"As time progresses, we have more and more scientific opportunities to justify atheistic ideas. And that's why it is a phenomenon that is being discussed more and more. In addition, there is a certain freedom of discussion, as we find it in the Enlightenment that these ideas for example in discourse communities, for example in salons, by scholars in letters from all over Europe. "

A society can be ethical even without God

It was not just the printing press that suddenly made atheism known and interesting. The first travel reports from the Far East were also received with attention. Descriptions from China, which was shaped by Confucius, showed, for example, that a social order could be ethical even if there was no god above the state. In Japan, too, there was no concept of religion that could be compared with Christianity. However, Buddhism had been institutionalized there since the Middle Ages. Since 1650 there has been a law to test faith, according to which every Japanese had to join a temple community in their village and to register there annually. The burial system was also regulated exclusively by the Buddhist temple communities, as the Heidelberg professor of Japanese studies, Hans-Martin Krämer, explained. Exit was not possible for the common people. Even so, not all Japanese were Buddhist.

"There is not really the option of atheism because there is no such thing as an emphatic belief from which one could then turn away, at least for the general population. At most, there is a different perception of Buddhism for an elite, and then also a conscious turning away from it . "

However, this did not lead to sanctions, but may have been beneficial for a career:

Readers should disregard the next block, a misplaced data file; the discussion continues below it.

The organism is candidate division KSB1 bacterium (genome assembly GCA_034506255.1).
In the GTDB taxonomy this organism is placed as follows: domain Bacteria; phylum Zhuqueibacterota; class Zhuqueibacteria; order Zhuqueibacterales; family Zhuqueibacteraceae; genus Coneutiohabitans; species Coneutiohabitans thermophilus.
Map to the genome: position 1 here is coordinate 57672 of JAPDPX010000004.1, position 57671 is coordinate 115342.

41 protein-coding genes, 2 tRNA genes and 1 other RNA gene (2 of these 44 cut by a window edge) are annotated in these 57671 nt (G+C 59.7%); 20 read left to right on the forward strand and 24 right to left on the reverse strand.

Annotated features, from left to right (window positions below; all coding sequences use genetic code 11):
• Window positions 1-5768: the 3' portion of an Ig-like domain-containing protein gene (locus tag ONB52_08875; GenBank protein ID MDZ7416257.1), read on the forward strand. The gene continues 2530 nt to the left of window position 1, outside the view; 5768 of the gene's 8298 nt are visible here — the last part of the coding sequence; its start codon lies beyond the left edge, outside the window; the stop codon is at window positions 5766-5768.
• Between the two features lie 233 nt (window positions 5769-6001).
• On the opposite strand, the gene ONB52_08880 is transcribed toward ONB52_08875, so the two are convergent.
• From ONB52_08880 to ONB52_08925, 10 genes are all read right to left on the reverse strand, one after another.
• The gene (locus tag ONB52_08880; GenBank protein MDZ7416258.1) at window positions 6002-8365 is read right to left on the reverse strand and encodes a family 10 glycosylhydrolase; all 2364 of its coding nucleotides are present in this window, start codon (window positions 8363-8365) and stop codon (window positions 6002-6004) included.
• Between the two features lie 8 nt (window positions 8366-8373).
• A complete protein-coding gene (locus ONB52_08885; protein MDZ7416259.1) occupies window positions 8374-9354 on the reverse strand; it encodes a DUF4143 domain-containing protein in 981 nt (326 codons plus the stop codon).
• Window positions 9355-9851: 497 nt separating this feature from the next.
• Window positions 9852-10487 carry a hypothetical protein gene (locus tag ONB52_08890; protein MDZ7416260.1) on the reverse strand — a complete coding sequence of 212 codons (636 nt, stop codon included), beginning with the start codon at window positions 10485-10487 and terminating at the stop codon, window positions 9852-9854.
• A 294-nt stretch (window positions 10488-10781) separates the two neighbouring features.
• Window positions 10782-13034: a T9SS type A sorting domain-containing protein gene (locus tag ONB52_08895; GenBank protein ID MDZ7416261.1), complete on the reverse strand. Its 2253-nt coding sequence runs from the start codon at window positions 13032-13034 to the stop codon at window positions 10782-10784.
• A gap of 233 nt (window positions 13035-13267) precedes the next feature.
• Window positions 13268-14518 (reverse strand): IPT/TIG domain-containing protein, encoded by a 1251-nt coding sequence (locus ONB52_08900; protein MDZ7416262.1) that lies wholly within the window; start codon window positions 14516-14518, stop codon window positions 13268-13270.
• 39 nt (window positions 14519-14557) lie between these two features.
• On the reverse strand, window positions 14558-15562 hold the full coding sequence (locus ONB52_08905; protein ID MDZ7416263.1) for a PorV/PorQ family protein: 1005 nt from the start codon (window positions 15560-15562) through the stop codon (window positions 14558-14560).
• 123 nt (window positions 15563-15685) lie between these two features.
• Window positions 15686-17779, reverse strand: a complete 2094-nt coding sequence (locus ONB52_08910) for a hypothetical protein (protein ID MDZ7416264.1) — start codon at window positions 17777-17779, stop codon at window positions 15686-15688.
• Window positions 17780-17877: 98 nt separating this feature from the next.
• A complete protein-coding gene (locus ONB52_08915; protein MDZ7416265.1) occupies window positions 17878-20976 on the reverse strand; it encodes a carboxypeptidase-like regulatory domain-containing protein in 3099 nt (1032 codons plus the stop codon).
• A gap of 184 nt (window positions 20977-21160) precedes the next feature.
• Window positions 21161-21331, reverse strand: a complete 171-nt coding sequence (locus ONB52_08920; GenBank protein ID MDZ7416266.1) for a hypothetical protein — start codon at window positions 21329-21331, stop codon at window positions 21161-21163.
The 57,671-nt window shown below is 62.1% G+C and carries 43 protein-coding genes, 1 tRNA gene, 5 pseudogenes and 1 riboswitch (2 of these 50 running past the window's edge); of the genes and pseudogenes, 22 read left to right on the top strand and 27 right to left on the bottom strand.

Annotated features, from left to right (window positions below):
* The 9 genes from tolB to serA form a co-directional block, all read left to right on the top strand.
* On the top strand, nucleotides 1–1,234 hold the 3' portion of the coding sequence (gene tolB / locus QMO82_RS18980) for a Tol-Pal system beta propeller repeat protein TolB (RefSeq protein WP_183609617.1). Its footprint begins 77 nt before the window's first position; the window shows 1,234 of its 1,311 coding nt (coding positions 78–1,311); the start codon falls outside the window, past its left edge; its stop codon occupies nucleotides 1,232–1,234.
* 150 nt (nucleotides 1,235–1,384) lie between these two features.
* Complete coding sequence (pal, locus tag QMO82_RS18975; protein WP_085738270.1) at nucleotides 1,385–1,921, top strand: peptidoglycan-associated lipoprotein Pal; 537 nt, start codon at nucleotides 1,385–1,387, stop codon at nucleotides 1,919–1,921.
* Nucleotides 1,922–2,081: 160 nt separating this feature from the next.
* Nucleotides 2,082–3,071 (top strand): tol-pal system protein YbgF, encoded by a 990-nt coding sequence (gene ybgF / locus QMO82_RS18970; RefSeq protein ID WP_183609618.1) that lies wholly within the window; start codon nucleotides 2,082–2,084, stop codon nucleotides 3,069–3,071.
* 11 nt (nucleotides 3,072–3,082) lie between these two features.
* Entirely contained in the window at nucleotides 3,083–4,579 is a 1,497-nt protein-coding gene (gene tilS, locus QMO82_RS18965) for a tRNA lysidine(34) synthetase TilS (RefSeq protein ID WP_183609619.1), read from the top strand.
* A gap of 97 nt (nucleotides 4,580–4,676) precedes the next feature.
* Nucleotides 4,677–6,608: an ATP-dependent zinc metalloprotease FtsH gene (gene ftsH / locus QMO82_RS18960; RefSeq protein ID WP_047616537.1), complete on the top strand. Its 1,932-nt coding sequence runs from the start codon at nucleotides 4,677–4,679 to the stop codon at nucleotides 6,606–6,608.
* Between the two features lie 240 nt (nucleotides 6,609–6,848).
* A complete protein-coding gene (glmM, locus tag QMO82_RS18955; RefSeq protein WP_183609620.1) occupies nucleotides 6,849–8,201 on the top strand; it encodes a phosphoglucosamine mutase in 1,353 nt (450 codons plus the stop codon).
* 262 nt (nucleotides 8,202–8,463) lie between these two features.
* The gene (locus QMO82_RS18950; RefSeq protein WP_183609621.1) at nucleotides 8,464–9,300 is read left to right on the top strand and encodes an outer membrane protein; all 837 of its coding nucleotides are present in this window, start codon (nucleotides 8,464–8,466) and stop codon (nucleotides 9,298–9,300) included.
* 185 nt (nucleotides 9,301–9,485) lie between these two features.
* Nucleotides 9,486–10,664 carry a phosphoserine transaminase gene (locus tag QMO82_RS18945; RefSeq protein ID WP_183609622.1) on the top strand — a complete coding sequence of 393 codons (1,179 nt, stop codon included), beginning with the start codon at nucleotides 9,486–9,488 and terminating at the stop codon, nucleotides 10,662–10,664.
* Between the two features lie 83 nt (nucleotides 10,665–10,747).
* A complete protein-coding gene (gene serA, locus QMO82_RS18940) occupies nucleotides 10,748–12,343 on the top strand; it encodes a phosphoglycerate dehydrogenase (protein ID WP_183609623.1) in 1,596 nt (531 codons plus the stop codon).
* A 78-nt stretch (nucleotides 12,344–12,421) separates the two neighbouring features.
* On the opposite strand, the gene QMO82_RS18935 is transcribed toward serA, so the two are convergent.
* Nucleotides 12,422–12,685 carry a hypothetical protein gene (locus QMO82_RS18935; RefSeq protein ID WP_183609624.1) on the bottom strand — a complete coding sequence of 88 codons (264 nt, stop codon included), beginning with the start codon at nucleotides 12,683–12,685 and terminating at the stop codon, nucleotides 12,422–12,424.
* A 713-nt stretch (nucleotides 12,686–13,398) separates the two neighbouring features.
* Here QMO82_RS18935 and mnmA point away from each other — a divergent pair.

"That was in turn quite common among a certain elite and nothing at all disreputable, rather it was expected that people would break away from this simple folk religion."

Atheists are still being persecuted

In enlightened Europe, too, atheism was able to promote social advancement. The writings of the French doctor Julien Offray de la Mettre, in which he denied the immortal soul and, along with the existence of God, also questioned his divine representative on earth, the French king, were publicly burned by the executioner of Paris after a court decision. However, he himself became famous as a result and was invited to his court in Berlin by the Prussian King Friedrich II in 1751. He was even temporarily a member of the Prussian Academy of Sciences until his heretical ideas met with displeasure there too.

Today, however, atheism is still punished worldwide, in 13 Islamic countries even with death. But atheists are also persecuted elsewhere around the world. Historian Susan Richter:

"We have states like Indonesia, for example, where we have a state that is religion-tolerant, but clearly states that every citizen of Indonesia has to believe in one of the six official religions."

Atheists are only protected from persecution in a few countries. And even in a democratic, pluralistic country like the USA, it is still unthinkable in 2017 that an avowed atheist could become president.